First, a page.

ST. PAUL, Minn. - Niklas Backstrom is so determined to succeed, so disciplined in his focus that upon learning of his first all-star selection last week he expressed relief the news was delivered on a day without a game.
The Minnesota Wild goalie didn't want to be distracted.
Backstrom isn't outwardly bothered by much, not even the fact the team has not addressed his contract, which expires at the end of the season.
With a 2.16 goals against average that ranks fourth in the NHL, five shutouts (only Steve Mason of Columbus has more) and 36 starts in Minnesota's 43 games, Backstrom has set himself up for a big payday when he becomes a free agent in July.
"Obviously it's going to be a goaltender-friendly team, a defensive system, but there are nights when we need him," Wild assistant coach Bob Mason said. "We need our goalies early. We need our goalies late. ... I don't care who you're playing. You don't know what you're going to see, so your preparation has got to be solid."
Backstrom has that part down. His work ethic and dedication are widely praised in the organization, which signed him in 2006 out of Finland as fill-in. Dwayne Roloson, himself an all-star in 2004, was traded earlier that year to make Manny Fernandez the main man in the net.
Assistant general manager Tom Thompson received a strong recommendation on Backstrom from scout Matti Vaisanen.
"To be honest, I was watching other guys in the game, and a 27-year-old goalie at the time wasn't high on my priority list," Thompson said. "It turned out great. He grew into his body and developed later than most guys."
The plan was to have Backstrom, then 28 without a minute of playing experience for a team outside of northern Europe, split time as the backup with another rookie, Josh Harding. They'd be able to go up and down from Minnesota to the minors without clearing waivers.
But Harding hurt his groin during training camp, and Backstrom was on the roster for opening day. About 3 1/2 months into his first season, Fernandez went down with a knee injury and suddenly this stone-faced, soft-spoken goalie his teammates had barely heard of before the year was turning away shot after shot and leading the Wild to the playoffs.
Two seasons later, he's heading to the all-star game, next weekend in Montreal.
"I just tried to make the team and be part of the team," Backstrom said. "That was the biggest goal. You know when you get there, you want to be better. You want to raise the bar. You want to improve."
This inner drive is an inherent trait.
"That's a big part of what I learned from both parents," said Backstrom, who still summers in Helsinki. "It's also in the Finnish culture. They're proud of being hardworking people. That's for sure something you learn at home."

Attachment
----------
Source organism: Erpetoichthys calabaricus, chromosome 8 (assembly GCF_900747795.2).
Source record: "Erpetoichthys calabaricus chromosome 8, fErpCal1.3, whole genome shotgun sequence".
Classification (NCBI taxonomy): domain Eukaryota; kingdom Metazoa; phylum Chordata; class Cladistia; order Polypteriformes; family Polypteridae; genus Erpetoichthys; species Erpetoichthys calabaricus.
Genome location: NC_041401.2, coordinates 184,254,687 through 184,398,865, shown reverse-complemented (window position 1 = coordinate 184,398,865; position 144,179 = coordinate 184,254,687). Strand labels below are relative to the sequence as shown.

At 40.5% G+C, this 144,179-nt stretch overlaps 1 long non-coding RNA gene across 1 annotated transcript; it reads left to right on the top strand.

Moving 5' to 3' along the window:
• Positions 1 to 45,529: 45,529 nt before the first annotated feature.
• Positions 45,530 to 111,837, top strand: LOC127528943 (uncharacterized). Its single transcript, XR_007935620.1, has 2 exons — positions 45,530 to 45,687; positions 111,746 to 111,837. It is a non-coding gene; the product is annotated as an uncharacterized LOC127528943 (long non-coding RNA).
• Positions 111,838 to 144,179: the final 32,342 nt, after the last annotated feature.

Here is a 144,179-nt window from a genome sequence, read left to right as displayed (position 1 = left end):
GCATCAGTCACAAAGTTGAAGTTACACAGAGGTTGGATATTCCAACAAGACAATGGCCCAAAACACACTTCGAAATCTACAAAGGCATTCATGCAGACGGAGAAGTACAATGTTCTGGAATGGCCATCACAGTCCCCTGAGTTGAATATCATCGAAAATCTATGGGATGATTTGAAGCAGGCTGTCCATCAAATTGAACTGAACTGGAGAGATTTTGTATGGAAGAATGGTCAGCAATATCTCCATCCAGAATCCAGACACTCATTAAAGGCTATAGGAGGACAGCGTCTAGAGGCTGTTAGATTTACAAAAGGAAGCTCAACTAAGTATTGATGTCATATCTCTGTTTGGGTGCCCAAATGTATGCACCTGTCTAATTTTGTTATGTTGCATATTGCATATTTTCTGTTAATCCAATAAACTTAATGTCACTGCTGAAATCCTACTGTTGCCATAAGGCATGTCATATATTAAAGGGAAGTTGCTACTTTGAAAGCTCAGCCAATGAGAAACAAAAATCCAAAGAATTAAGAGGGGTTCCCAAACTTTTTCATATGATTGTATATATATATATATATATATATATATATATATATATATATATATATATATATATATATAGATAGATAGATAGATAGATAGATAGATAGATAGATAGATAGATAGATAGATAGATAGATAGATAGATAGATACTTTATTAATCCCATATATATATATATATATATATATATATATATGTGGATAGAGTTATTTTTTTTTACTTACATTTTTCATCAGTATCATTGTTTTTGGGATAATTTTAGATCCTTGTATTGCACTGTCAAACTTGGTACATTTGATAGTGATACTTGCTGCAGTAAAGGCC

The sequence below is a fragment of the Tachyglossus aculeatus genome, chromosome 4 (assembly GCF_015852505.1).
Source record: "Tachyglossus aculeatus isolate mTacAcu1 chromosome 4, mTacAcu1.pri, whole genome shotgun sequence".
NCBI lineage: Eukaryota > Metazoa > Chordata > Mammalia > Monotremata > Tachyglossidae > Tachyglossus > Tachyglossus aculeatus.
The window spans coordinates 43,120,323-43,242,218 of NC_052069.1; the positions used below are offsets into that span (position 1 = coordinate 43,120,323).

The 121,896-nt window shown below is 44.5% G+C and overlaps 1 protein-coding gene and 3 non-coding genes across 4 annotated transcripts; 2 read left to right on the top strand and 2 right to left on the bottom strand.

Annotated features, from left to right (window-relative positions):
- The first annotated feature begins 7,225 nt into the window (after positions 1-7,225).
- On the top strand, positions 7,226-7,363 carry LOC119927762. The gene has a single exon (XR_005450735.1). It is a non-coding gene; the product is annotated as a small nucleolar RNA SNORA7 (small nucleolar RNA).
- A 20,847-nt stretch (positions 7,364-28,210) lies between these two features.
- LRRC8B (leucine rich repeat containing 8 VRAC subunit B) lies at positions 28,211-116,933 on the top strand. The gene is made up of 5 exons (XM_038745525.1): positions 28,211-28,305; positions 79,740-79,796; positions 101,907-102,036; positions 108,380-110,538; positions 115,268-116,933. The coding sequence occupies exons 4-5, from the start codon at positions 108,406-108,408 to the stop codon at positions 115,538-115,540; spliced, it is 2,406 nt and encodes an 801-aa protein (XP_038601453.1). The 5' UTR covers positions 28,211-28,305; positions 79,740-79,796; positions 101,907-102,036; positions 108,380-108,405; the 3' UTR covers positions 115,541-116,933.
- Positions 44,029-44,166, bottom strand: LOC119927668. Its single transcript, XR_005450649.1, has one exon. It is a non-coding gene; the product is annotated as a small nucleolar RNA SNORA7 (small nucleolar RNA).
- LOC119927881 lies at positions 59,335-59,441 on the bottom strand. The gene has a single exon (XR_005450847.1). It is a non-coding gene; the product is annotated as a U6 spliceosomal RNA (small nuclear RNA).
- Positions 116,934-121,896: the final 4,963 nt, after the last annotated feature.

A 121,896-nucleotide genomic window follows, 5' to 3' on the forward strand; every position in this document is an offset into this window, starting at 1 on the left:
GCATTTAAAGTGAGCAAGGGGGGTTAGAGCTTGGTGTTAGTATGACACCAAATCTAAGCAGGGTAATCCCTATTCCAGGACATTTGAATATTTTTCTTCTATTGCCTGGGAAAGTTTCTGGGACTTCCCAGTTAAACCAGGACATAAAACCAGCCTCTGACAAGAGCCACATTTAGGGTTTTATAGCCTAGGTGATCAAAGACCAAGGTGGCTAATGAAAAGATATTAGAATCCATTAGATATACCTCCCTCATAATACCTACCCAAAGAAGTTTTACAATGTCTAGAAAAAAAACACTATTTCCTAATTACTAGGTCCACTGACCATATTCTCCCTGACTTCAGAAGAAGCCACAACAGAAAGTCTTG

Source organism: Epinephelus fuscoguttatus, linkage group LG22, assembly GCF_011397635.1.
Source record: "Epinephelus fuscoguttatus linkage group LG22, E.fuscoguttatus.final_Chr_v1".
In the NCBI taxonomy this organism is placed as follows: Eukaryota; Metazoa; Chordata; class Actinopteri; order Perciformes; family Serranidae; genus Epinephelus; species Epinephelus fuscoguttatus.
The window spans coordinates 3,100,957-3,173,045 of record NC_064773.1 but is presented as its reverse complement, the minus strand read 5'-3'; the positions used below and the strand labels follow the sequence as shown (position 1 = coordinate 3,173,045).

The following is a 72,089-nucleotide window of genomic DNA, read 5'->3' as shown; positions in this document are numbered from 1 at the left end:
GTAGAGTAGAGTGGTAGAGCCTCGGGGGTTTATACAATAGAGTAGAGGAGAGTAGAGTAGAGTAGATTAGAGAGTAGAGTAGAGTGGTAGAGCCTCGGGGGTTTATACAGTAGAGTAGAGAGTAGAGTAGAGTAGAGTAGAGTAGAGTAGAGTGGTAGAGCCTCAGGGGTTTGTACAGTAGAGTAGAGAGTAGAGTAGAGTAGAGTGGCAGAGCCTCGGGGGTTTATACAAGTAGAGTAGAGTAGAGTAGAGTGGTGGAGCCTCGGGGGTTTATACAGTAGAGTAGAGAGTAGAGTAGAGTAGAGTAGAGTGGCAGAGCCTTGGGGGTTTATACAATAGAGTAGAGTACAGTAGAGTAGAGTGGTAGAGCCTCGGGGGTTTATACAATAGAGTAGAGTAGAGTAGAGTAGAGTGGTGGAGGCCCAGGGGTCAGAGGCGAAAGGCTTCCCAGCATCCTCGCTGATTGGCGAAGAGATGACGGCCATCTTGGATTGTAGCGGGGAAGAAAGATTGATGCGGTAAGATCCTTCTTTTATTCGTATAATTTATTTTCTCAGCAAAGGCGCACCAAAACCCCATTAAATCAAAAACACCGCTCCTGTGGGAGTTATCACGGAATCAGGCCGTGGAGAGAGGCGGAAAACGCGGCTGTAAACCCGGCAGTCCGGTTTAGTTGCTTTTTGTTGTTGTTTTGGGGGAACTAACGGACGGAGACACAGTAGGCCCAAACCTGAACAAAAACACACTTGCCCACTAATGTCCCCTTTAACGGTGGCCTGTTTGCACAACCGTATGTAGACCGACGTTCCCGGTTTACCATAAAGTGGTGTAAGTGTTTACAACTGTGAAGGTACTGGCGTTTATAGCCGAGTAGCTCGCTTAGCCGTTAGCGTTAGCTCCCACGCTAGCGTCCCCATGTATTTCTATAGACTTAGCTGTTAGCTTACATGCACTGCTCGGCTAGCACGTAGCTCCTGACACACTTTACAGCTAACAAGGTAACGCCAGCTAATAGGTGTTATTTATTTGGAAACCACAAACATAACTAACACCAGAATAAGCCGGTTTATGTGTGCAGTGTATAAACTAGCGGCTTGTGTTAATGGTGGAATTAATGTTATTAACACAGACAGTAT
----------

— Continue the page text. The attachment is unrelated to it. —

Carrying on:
Backstrom was an unknown in scouting circles until the 2004-05 season, when NHL stars went back to their native countries during the lockout and significantly upgraded the competition in the European leagues. That's when Backstrom began to believe in his ability to play with the best, and look at his options for coming to North America.
"I was lucky, really lucky, to get a chance to come over here," Backstrom said. "I wasn't that young anymore. But I got a chance, and that was the biggest thing for me."
He'll turn 31 next month, but he has a lot of years left.
"I've seen some tough times in hockey. I was pretty close to quitting hockey when I was 20, so I'm just happy to be here every day," Backstrom said.
It's not clear, though, how much longer he'll be in Minnesota.
He's grown to enjoy the culture and off-the-ice life in and around his downtown Minneapolis home, and his roots make the cold easier to tolerate. His English is much better than his first season, and he's more at ease with the media as he discusses his performance and status.
The Wild won't comment on their plans for the position, one that's arguably easier to thrive in under coach Jacques Lemaire and his defence-first system that keeps opponent shots-on-goal totals low. Backstrom, on the other hand, has become one of their most valuable players during a season where Marian Gaborik's injury has left the offensive production in short supply. Harding is unproven, and Backstrom's consistency and calm demeanour - a contrast to the moody Fernandez - are more critical to this Wild's success than ever.
"I don't want to pretend that we've had no discussions," said Backstrom's agent, Don Baizley, of his contract situation, "but there's just really not anything to report right now."
Baizley called Backstrom his lowest-maintenance client. Backstrom flashed a sheepish smile and nervous laugh when told of this characterization.
"I want to focus on the team and do the best I can, and I've got an agent who takes care of the rest," Backstrom said. "It would be wrong about my team and my teammates if I would be selfish and start to think about that. I have to be out there every night and play the best I can."